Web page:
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Teacher Technology Competencies - Part I
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by James G. Lengel, Hunter College School of Education CUNY, 04/06/2007
Can a teacher succeed in today's classroom without being able to use computer and network technologies? Should we expect teachers entering the profession to show competence in the kinds of technologies that can help their students learn? This week's article attempts to answer these questions by proposing what a list of teacher technology competencies might look like.
The problem is that so many new information technologies have come into the marketplace that it's difficult even to list all those that could have a positive effect on learning in the classroom. And no teacher can be expected to master the entire range of new possibilities, from science probes to simulations, from webcasts to podcasts, from graphic organizers to Google Maps. And any such list will change daily, as old software becomes obsolete and new applications are invented. So rather than make a long list of specific skills, this article attempts to propose a short summary of key principles.
As I have watched and worked with thousands of teachers at all levels, to make the best use of digital technology, I have noticed six areas of competence that seem to make a difference. These are Curriculum, Teaching, Environment, Differentiation, Assessment, Application, Collaboration, Communication, Information, Media, Productivity, and Presentation. We'll deal with the first six of these in this article, and the last six next week.
The competent teacher infuses digital technology into the standard subjects of the curriculum. He or she designs lessons that take advantage of the capabilities of the new technologies to develop key concepts in the standard subject areas of the school's curriculum. In this way the technology helps to fulfill state, local, and national curriculum standards. A competent teacher's planbook contains technology-using lesson plans showing development of key skills and concepts, aligning these with state standards. It also contains sample assignments that require students to use technology as part of their day-to-day work in all the subject areas.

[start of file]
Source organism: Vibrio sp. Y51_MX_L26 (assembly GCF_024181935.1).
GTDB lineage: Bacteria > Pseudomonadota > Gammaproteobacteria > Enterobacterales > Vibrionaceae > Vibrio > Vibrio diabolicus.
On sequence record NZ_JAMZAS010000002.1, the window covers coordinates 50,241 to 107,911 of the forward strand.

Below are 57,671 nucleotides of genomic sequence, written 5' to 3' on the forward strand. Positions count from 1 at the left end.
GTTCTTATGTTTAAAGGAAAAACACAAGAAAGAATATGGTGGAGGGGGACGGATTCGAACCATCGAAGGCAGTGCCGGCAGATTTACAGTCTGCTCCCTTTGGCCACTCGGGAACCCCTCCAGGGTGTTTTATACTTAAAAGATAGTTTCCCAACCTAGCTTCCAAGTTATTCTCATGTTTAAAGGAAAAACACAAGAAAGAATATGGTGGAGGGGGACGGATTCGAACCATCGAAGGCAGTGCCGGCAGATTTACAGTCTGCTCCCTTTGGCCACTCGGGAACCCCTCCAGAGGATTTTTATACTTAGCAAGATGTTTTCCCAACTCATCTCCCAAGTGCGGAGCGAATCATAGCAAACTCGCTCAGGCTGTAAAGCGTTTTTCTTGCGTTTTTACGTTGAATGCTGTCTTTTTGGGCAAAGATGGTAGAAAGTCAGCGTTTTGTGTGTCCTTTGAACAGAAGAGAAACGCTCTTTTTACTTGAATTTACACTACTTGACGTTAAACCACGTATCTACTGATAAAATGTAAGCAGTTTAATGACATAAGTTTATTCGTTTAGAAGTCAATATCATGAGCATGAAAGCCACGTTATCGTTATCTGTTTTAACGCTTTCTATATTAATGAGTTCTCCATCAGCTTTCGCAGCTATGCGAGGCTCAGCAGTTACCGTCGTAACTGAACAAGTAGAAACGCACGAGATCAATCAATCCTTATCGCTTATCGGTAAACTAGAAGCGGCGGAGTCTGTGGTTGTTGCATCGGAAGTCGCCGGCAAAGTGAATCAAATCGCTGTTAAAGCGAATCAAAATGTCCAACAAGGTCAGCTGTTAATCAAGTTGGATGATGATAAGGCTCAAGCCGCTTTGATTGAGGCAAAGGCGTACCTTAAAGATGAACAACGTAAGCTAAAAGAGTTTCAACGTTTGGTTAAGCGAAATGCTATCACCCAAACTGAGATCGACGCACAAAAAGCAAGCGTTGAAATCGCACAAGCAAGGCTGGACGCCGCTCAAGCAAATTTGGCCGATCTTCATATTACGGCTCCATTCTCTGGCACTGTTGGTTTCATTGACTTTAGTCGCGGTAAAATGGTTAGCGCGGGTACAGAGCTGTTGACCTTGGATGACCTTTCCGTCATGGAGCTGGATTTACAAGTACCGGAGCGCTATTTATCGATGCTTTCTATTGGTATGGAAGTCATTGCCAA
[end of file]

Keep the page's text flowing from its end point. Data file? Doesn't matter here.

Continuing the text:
The thoroughly modern teacher applies active and inclusive teaching strategies that employ digital technologies. The technology-using tasks assigned to the students work toward the development of higher-level cognitive skills, and often set up opportunities for collaboration among students. In this teacher's classroom we often observe students working in small groups, using computers to analyze and evaluate information in a problem-solving situation.
Today's effective teacher arranges digital tools and curriculum-related information in a supportive environment that motivates students. He or she ensures access to digital tools and networks by all students, and manages these to create a safe, secure, and ethical workplace. This teacher is not afraid to use digital technology to motivate and engage students. In this classroom we see students at work with a variety of digital technologies, all aimed at learning the key concepts of the curriculum.
Not every student does the same thing at the same time. The competent teacher selects digital tools and resources to support students with varied needs who learn in different ways. He or she analyses student data to better understand their learning needs, and provides assistive technologies to students as necessary. In the classroom we see a diverse set of tools and resources to match student needs, and we observe a diversity of learning materials and styles in use at any time.
The successful teacher uses modern information tools to assess and analyze student learning. He or she objectively assesses the curriculum content of students' multimedia projects, and uses spreadsheets and other data-analysis tools to examine information on students' learning such as test scores. This teacher's file cabinet includes electronic assessment rubrics, project analyses, and work samples, as well as graphs showing analyses of student achievement data.
For the competent educator, technology is not a subject of its own. Instead, he or she teaches students to apply digital tools to practical problems and investigations central to the standard curriculum. He or she directs and coaches students through the construction of projects using digital tools. The assignments develop higher-order understandings as well as factual knowledge. In the classroom we see student work products that show higher-order understandings based on meaningful problems.
We've only covered the first six competencies, and already it's a pretty tall order. How do you stand on this measure of competency? Where might you want to develop some new skills?Next week we'll continue this conversation with a discussion of Collaboration, Communication, Information, Media, Productivity, and Presentation.
Monday, November 16, 2009
Posted by Jeff Thomas at 9:14 AM